UFC 175 Star Ronda Rousey Isn't the Royce Gracie of Women's MMA—She's Better

Jonathan SnowdenCombat Sports Senior WriterJuly 6, 2014

Jul 5, 2014; Las Vegas, NV, USA; Ronda Rousey (red gloves) takes down Alexis Davis (blue gloves) during the first round of a bantamweight fight at Mandalay Bay Events Center. Mandatory Credit: Stephen R. Sylvanie-USA TODAY Sports

It's disconcerting to find beauty in the midst of absurdly cartoonish violence, but there was something jaw-droppingly gorgeous about Ronda Rousey's UFC 175 win over Alexis Davis.

Watching Davis fly through the air, her night already over long before Rousey's perfect harai goshi throw ended all doubts, was mesmerizing. It may have lasted less than two seconds in real time—but in that moment, and in our memories, Davis hung in the air forever.

It's here, in those eye blinks when time freezes and jaws drop, that legends are born. To watch Rousey is to see combat sports history written right before your eyes.

Davis came into her title challenge looking fit and ready. Gone was the soft doughiness of her last fight. Standing in front of us on press row, back to the cage, Davis looked powerful, her core and shoulders rippling with muscle.

None of it mattered. Rousey was across the cage. All hope was lost.

MMA is more than the sports world's foremost expression of human aggression. For all its inherent brutality, it's really a sport of angles and mathematics. The best fighters, like Rousey, are human calculators, constantly gauging distance and position, looking for the most minute opening and then striking like a mongoose.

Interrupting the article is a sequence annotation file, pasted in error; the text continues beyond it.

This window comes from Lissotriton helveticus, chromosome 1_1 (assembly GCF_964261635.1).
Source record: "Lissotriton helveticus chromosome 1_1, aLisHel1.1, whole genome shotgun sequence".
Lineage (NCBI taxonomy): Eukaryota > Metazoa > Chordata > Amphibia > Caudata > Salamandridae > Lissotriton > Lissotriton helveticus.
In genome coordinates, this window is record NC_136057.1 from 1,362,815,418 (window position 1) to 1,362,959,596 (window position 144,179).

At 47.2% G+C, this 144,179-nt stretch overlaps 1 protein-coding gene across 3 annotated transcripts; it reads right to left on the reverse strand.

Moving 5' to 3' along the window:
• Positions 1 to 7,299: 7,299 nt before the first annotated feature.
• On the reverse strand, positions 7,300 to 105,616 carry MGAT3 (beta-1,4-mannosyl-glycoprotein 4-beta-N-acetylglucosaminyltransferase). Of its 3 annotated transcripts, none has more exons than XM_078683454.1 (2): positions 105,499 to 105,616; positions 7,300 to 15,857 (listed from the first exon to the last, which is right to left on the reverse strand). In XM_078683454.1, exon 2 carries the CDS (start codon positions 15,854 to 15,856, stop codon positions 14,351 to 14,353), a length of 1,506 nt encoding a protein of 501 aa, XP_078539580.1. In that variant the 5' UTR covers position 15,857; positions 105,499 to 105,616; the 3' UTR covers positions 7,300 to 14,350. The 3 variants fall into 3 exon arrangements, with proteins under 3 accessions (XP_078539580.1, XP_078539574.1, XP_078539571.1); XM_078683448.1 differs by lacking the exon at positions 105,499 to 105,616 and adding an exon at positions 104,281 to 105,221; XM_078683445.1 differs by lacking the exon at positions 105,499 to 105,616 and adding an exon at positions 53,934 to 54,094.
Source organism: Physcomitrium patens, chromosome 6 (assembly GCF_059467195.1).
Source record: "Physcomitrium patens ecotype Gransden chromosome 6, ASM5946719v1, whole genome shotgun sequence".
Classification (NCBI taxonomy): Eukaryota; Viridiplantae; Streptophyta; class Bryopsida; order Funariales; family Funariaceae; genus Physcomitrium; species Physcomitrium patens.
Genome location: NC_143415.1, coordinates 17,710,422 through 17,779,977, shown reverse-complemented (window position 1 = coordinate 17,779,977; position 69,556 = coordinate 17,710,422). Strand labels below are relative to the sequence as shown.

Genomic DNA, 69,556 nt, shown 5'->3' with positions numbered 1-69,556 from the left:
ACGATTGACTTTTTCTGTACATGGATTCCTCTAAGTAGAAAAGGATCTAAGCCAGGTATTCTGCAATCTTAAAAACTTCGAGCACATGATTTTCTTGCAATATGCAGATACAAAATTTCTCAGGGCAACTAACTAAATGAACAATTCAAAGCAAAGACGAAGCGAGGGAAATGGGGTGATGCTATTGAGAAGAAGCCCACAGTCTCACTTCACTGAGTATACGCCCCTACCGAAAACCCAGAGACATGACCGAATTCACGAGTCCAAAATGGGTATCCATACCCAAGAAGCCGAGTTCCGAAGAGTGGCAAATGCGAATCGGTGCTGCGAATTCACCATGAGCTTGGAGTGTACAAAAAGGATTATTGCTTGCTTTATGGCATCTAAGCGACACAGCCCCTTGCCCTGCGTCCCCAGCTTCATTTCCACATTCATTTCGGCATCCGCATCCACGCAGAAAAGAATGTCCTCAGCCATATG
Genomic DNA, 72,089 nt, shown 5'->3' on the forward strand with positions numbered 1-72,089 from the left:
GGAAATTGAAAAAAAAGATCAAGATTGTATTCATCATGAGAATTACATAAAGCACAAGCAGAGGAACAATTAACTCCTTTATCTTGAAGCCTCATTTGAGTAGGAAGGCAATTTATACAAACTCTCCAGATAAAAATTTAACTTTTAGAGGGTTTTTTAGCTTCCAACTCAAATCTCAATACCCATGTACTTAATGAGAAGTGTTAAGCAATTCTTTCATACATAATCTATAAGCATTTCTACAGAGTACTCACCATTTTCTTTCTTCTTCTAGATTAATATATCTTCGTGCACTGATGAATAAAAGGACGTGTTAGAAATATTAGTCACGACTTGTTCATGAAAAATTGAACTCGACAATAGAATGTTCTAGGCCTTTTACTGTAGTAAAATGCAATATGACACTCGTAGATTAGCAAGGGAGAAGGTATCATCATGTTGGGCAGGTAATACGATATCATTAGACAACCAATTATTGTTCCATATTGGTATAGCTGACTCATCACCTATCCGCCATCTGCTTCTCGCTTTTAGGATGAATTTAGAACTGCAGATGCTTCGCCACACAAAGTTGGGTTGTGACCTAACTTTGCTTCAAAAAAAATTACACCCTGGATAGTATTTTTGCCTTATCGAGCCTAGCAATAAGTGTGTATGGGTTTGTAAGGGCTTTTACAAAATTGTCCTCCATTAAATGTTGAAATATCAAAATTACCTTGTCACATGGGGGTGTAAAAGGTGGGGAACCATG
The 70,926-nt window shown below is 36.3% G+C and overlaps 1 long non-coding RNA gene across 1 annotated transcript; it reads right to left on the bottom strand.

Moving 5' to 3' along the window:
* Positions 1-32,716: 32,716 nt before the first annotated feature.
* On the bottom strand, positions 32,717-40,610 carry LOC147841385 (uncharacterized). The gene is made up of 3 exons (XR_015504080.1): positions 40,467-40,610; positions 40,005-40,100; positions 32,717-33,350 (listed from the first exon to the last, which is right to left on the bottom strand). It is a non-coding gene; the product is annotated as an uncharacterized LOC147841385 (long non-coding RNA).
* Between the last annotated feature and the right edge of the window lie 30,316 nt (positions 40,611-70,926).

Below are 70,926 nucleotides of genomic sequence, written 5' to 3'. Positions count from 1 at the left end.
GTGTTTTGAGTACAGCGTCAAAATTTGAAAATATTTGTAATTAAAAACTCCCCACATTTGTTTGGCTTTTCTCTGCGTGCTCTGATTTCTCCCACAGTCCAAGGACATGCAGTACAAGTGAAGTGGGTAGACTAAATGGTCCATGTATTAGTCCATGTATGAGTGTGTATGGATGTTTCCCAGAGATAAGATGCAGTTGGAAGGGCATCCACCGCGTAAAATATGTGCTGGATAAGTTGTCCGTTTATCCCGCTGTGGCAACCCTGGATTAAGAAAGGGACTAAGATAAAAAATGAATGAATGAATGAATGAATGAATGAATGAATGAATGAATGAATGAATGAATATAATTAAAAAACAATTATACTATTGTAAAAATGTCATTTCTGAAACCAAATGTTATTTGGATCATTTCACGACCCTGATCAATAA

In the history of combat sports, there's never been a woman athlete this compelling.

John Locher/Associated Press

For decades wrestling and boxing promoters have attempted to create a female superstar. For decades they have failed. "Foxy boxing" and mud wrestling have limited appeal. That's what separates Rousey from her predecessors.

Others have had the cheesecake factor, and a handful have had the athletic skill. But none have combined them, adding a predator's cold stare and an eternal chip on their shoulder to boot.

In 1993, Royce Gracie ran through the field at UFC 1 like a 175-pound elephant. No man could stand before him. His art of Gracie jiu-jitsu placed him on another plane than his opponents, men who had not yet learned what the new face of fighting would look like.

Rousey and Gracie are often compared for this reason. Like Gracie, no one can stand before Ronda for much more than an instant. Like Gracie, she's established a dominance that has foes quaking before the bell ever rings.

But while the comparisons are meant to be complimentary, they actually aren't fair to Rousey.

Women's MMA is not in the same place the men's sport was when Gracie reigned. Gracie was a martial encyclopedia in the ring with savage ignorance. Rousey has no such advantage. Her opponents are highly trained martial artists.

When Gracie fought Ken Shamrock, the Lion's Den founder was completely unaware of Brazilian jiu-jitsu, the transformative martial art that changed the world of fighting forever. Davis, by turn, was a black belt in the same art. She's fought professionally for seven years, competing with some of the very best women in the sport. She's not Shamrock—she's a more sophisticated, skilled fighter than Ken ever was.

That's the truly exciting thing about Rousey. It's not that she's a shark among guppies. She's a shark among sharks. And her teeth are only getting sharper.